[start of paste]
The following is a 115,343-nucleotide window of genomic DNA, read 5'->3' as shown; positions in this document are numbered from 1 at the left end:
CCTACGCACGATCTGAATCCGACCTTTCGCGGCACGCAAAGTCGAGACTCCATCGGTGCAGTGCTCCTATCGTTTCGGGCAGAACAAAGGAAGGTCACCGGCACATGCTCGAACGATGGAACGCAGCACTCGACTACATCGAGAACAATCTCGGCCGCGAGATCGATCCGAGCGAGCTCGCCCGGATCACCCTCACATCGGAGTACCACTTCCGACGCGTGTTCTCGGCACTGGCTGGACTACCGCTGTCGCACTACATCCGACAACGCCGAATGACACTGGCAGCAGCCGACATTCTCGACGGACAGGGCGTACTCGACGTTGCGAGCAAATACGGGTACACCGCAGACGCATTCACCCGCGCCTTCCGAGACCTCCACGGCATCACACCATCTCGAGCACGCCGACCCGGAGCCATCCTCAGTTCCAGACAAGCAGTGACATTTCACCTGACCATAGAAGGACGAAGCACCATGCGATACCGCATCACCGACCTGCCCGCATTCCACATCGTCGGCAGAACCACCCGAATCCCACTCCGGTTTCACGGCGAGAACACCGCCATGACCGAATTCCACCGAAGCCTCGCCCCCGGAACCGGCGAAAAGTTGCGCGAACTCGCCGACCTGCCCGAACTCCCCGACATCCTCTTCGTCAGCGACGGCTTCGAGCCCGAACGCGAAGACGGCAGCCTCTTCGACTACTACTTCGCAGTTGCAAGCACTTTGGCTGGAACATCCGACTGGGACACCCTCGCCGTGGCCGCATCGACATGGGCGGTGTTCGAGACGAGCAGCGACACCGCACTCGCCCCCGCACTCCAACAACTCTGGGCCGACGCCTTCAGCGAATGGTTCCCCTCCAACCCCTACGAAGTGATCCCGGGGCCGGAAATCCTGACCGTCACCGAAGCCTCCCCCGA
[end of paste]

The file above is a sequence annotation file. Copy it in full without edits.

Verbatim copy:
The following is a 115,343-nucleotide window of genomic DNA, read 5'->3' as shown; positions in this document are numbered from 1 at the left end:
CCTACGCACGATCTGAATCCGACCTTTCGCGGCACGCAAAGTCGAGACTCCATCGGTGCAGTGCTCCTATCGTTTCGGGCAGAACAAAGGAAGGTCACCGGCACATGCTCGAACGATGGAACGCAGCACTCGACTACATCGAGAACAATCTCGGCCGCGAGATCGATCCGAGCGAGCTCGCCCGGATCACCCTCACATCGGAGTACCACTTCCGACGCGTGTTCTCGGCACTGGCTGGACTACCGCTGTCGCACTACATCCGACAACGCCGAATGACACTGGCAGCAGCCGACATTCTCGACGGACAGGGCGTACTCGACGTTGCGAGCAAATACGGGTACACCGCAGACGCATTCACCCGCGCCTTCCGAGACCTCCACGGCATCACACCATCTCGAGCACGCCGACCCGGAGCCATCCTCAGTTCCAGACAAGCAGTGACATTTCACCTGACCATAGAAGGACGAAGCACCATGCGATACCGCATCACCGACCTGCCCGCATTCCACATCGTCGGCAGAACCACCCGAATCCCACTCCGGTTTCACGGCGAGAACACCGCCATGACCGAATTCCACCGAAGCCTCGCCCCCGGAACCGGCGAAAAGTTGCGCGAACTCGCCGACCTGCCCGAACTCCCCGACATCCTCTTCGTCAGCGACGGCTTCGAGCCCGAACGCGAAGACGGCAGCCTCTTCGACTACTACTTCGCAGTTGCAAGCACTTTGGCTGGAACATCCGACTGGGACACCCTCGCCGTGGCCGCATCGACATGGGCGGTGTTCGAGACGAGCAGCGACACCGCACTCGCCCCCGCACTCCAACAACTCTGGGCCGACGCCTTCAGCGAATGGTTCCCCTCCAACCCCTACGAAGTGATCCCGGGGCCGGAAATCCTGACCGTCACCGAAGCCTCCCCCGA